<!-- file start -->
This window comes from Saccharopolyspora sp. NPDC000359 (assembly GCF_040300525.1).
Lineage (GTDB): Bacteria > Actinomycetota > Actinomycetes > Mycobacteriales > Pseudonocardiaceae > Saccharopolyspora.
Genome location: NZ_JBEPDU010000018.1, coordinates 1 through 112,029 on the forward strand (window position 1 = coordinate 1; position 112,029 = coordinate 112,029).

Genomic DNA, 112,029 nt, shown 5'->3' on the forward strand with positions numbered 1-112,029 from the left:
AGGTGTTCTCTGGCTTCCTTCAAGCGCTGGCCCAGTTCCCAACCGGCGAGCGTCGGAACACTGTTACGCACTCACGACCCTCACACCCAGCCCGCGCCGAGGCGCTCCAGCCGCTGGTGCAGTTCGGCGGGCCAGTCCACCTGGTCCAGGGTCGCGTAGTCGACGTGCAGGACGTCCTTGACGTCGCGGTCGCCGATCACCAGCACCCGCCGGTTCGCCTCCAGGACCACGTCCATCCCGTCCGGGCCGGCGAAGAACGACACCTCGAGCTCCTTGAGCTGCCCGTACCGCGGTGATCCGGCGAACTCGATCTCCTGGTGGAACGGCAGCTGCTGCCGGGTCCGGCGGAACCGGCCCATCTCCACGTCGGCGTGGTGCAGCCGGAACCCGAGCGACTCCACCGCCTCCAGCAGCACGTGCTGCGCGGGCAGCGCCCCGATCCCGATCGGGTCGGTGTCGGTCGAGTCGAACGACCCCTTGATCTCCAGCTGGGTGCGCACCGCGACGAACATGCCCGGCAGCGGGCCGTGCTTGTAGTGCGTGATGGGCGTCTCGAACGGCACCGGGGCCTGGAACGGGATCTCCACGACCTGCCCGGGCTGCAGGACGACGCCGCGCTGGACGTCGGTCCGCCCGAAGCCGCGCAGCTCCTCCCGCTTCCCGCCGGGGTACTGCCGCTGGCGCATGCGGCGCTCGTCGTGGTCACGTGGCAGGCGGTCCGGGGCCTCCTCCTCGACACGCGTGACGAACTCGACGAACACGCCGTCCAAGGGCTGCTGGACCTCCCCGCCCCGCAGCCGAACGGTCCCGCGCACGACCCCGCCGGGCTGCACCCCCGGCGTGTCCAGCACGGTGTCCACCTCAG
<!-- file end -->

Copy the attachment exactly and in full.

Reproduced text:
This window comes from Saccharopolyspora sp. NPDC000359 (assembly GCF_040300525.1).
Lineage (GTDB): Bacteria > Actinomycetota > Actinomycetes > Mycobacteriales > Pseudonocardiaceae > Saccharopolyspora.
Genome location: NZ_JBEPDU010000018.1, coordinates 1 through 112,029 on the forward strand (window position 1 = coordinate 1; position 112,029 = coordinate 112,029).

Genomic DNA, 112,029 nt, shown 5'->3' on the forward strand with positions numbered 1-112,029 from the left:
AGGTGTTCTCTGGCTTCCTTCAAGCGCTGGCCCAGTTCCCAACCGGCGAGCGTCGGAACACTGTTACGCACTCACGACCCTCACACCCAGCCCGCGCCGAGGCGCTCCAGCCGCTGGTGCAGTTCGGCGGGCCAGTCCACCTGGTCCAGGGTCGCGTAGTCGACGTGCAGGACGTCCTTGACGTCGCGGTCGCCGATCACCAGCACCCGCCGGTTCGCCTCCAGGACCACGTCCATCCCGTCCGGGCCGGCGAAGAACGACACCTCGAGCTCCTTGAGCTGCCCGTACCGCGGTGATCCGGCGAACTCGATCTCCTGGTGGAACGGCAGCTGCTGCCGGGTCCGGCGGAACCGGCCCATCTCCACGTCGGCGTGGTGCAGCCGGAACCCGAGCGACTCCACCGCCTCCAGCAGCACGTGCTGCGCGGGCAGCGCCCCGATCCCGATCGGGTCGGTGTCGGTCGAGTCGAACGACCCCTTGATCTCCAGCTGGGTGCGCACCGCGACGAACATGCCCGGCAGCGGGCCGTGCTTGTAGTGCGTGATGGGCGTCTCGAACGGCACCGGGGCCTGGAACGGGATCTCCACGACCTGCCCGGGCTGCAGGACGACGCCGCGCTGGACGTCGGTCCGCCCGAAGCCGCGCAGCTCCTCCCGCTTCCCGCCGGGGTACTGCCGCTGGCGCATGCGGCGCTCGTCGTGGTCACGTGGCAGGCGGTCCGGGGCCTCCTCCTCGACACGCGTGACGAACTCGACGAACACGCCGTCCAAGGGCTGCTGGACCTCCCCGCCCCGCAGCCGAACGGTCCCGCGCACGACCCCGCCGGGCTGCACCCCCGGCGTGTCCAGCACGGTGTCCACCTCAG